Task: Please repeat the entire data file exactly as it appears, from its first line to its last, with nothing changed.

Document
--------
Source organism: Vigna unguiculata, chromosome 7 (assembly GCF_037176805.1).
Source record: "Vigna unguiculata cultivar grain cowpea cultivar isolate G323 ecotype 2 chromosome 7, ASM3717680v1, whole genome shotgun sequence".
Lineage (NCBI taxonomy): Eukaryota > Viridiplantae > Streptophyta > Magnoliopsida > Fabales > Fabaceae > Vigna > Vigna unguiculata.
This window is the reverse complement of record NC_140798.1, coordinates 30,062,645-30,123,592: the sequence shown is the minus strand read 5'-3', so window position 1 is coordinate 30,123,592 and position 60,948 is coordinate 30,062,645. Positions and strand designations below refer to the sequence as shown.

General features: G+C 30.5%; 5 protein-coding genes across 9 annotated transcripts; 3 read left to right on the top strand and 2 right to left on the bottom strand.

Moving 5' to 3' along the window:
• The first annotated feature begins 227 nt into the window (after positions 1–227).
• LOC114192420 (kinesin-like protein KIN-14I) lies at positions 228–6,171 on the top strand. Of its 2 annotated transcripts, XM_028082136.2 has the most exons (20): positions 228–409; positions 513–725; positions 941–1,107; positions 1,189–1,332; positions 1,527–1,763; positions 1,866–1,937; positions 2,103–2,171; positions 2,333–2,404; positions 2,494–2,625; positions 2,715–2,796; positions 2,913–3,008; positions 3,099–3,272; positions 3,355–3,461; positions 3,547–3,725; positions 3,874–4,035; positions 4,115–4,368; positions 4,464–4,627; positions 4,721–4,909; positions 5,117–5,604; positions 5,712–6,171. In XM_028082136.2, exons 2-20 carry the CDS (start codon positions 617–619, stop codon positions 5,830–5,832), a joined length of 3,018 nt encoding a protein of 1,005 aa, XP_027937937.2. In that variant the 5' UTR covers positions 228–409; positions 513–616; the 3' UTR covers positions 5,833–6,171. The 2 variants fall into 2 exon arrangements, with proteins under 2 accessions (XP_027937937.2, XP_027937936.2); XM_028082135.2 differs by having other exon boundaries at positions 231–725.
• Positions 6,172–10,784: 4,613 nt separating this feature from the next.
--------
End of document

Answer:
Source organism: Vigna unguiculata, chromosome 7 (assembly GCF_037176805.1).
Source record: "Vigna unguiculata cultivar grain cowpea cultivar isolate G323 ecotype 2 chromosome 7, ASM3717680v1, whole genome shotgun sequence".
Lineage (NCBI taxonomy): Eukaryota > Viridiplantae > Streptophyta > Magnoliopsida > Fabales > Fabaceae > Vigna > Vigna unguiculata.
This window is the reverse complement of record NC_140798.1, coordinates 30,062,645-30,123,592: the sequence shown is the minus strand read 5'-3', so window position 1 is coordinate 30,123,592 and position 60,948 is coordinate 30,062,645. Positions and strand designations below refer to the sequence as shown.

General features: G+C 30.5%; 5 protein-coding genes across 9 annotated transcripts; 3 read left to right on the top strand and 2 right to left on the bottom strand.

Moving 5' to 3' along the window:
• The first annotated feature begins 227 nt into the window (after positions 1–227).
• LOC114192420 (kinesin-like protein KIN-14I) lies at positions 228–6,171 on the top strand. Of its 2 annotated transcripts, XM_028082136.2 has the most exons (20): positions 228–409; positions 513–725; positions 941–1,107; positions 1,189–1,332; positions 1,527–1,763; positions 1,866–1,937; positions 2,103–2,171; positions 2,333–2,404; positions 2,494–2,625; positions 2,715–2,796; positions 2,913–3,008; positions 3,099–3,272; positions 3,355–3,461; positions 3,547–3,725; positions 3,874–4,035; positions 4,115–4,368; positions 4,464–4,627; positions 4,721–4,909; positions 5,117–5,604; positions 5,712–6,171. In XM_028082136.2, exons 2-20 carry the CDS (start codon positions 617–619, stop codon positions 5,830–5,832), a joined length of 3,018 nt encoding a protein of 1,005 aa, XP_027937937.2. In that variant the 5' UTR covers positions 228–409; positions 513–616; the 3' UTR covers positions 5,833–6,171. The 2 variants fall into 2 exon arrangements, with proteins under 2 accessions (XP_027937937.2, XP_027937936.2); XM_028082135.2 differs by having other exon boundaries at positions 231–725.
• Positions 6,172–10,784: 4,613 nt separating this feature from the next.